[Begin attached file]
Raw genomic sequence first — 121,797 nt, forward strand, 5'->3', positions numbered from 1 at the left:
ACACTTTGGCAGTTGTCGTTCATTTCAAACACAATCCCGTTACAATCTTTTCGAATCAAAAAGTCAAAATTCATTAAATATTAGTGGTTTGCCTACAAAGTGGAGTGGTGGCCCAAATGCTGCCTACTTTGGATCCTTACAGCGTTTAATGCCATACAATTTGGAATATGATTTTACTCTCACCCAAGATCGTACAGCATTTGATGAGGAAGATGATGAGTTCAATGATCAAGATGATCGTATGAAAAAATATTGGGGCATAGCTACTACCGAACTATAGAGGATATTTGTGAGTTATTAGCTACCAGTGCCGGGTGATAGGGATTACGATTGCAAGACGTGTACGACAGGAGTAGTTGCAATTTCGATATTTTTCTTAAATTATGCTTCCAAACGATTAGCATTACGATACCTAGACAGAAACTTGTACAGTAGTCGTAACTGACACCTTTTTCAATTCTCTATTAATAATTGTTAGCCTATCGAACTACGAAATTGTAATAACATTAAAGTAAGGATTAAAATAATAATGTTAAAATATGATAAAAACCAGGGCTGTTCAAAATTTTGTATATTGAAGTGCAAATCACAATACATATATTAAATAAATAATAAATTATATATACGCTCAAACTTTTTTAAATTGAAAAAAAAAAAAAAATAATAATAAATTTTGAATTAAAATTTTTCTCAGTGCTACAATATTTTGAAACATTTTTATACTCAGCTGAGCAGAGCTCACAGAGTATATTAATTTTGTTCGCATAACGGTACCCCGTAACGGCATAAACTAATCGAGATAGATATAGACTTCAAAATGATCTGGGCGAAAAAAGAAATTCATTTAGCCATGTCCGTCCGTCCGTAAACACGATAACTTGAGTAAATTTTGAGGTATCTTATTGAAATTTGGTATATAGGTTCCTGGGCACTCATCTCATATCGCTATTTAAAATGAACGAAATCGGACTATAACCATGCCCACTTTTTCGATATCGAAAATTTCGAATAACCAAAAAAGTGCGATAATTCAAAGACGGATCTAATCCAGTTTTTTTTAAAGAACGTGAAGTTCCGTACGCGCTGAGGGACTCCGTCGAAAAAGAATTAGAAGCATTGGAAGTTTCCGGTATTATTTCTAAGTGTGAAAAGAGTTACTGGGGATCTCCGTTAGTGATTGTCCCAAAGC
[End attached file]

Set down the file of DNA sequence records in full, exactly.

Raw genomic sequence first — 121,797 nt, forward strand, 5'->3', positions numbered from 1 at the left:
ACACTTTGGCAGTTGTCGTTCATTTCAAACACAATCCCGTTACAATCTTTTCGAATCAAAAAGTCAAAATTCATTAAATATTAGTGGTTTGCCTACAAAGTGGAGTGGTGGCCCAAATGCTGCCTACTTTGGATCCTTACAGCGTTTAATGCCATACAATTTGGAATATGATTTTACTCTCACCCAAGATCGTACAGCATTTGATGAGGAAGATGATGAGTTCAATGATCAAGATGATCGTATGAAAAAATATTGGGGCATAGCTACTACCGAACTATAGAGGATATTTGTGAGTTATTAGCTACCAGTGCCGGGTGATAGGGATTACGATTGCAAGACGTGTACGACAGGAGTAGTTGCAATTTCGATATTTTTCTTAAATTATGCTTCCAAACGATTAGCATTACGATACCTAGACAGAAACTTGTACAGTAGTCGTAACTGACACCTTTTTCAATTCTCTATTAATAATTGTTAGCCTATCGAACTACGAAATTGTAATAACATTAAAGTAAGGATTAAAATAATAATGTTAAAATATGATAAAAACCAGGGCTGTTCAAAATTTTGTATATTGAAGTGCAAATCACAATACATATATTAAATAAATAATAAATTATATATACGCTCAAACTTTTTTAAATTGAAAAAAAAAAAAAAATAATAATAAATTTTGAATTAAAATTTTTCTCAGTGCTACAATATTTTGAAACATTTTTATACTCAGCTGAGCAGAGCTCACAGAGTATATTAATTTTGTTCGCATAACGGTACCCCGTAACGGCATAAACTAATCGAGATAGATATAGACTTCAAAATGATCTGGGCGAAAAAAGAAATTCATTTAGCCATGTCCGTCCGTCCGTAAACACGATAACTTGAGTAAATTTTGAGGTATCTTATTGAAATTTGGTATATAGGTTCCTGGGCACTCATCTCATATCGCTATTTAAAATGAACGAAATCGGACTATAACCATGCCCACTTTTTCGATATCGAAAATTTCGAATAACCAAAAAAGTGCGATAATTCAAAGACGGATCTAATCCAGTTTTTTTTAAAGAACGTGAAGTTCCGTACGCGCTGAGGGACTCCGTCGAAAAAGAATTAGAAGCATTGGAAGTTTCCGGTATTATTTCTAAGTGTGAAAAGAGTTACTGGGGATCTCCGTTAGTGATTGTCCCAAAGC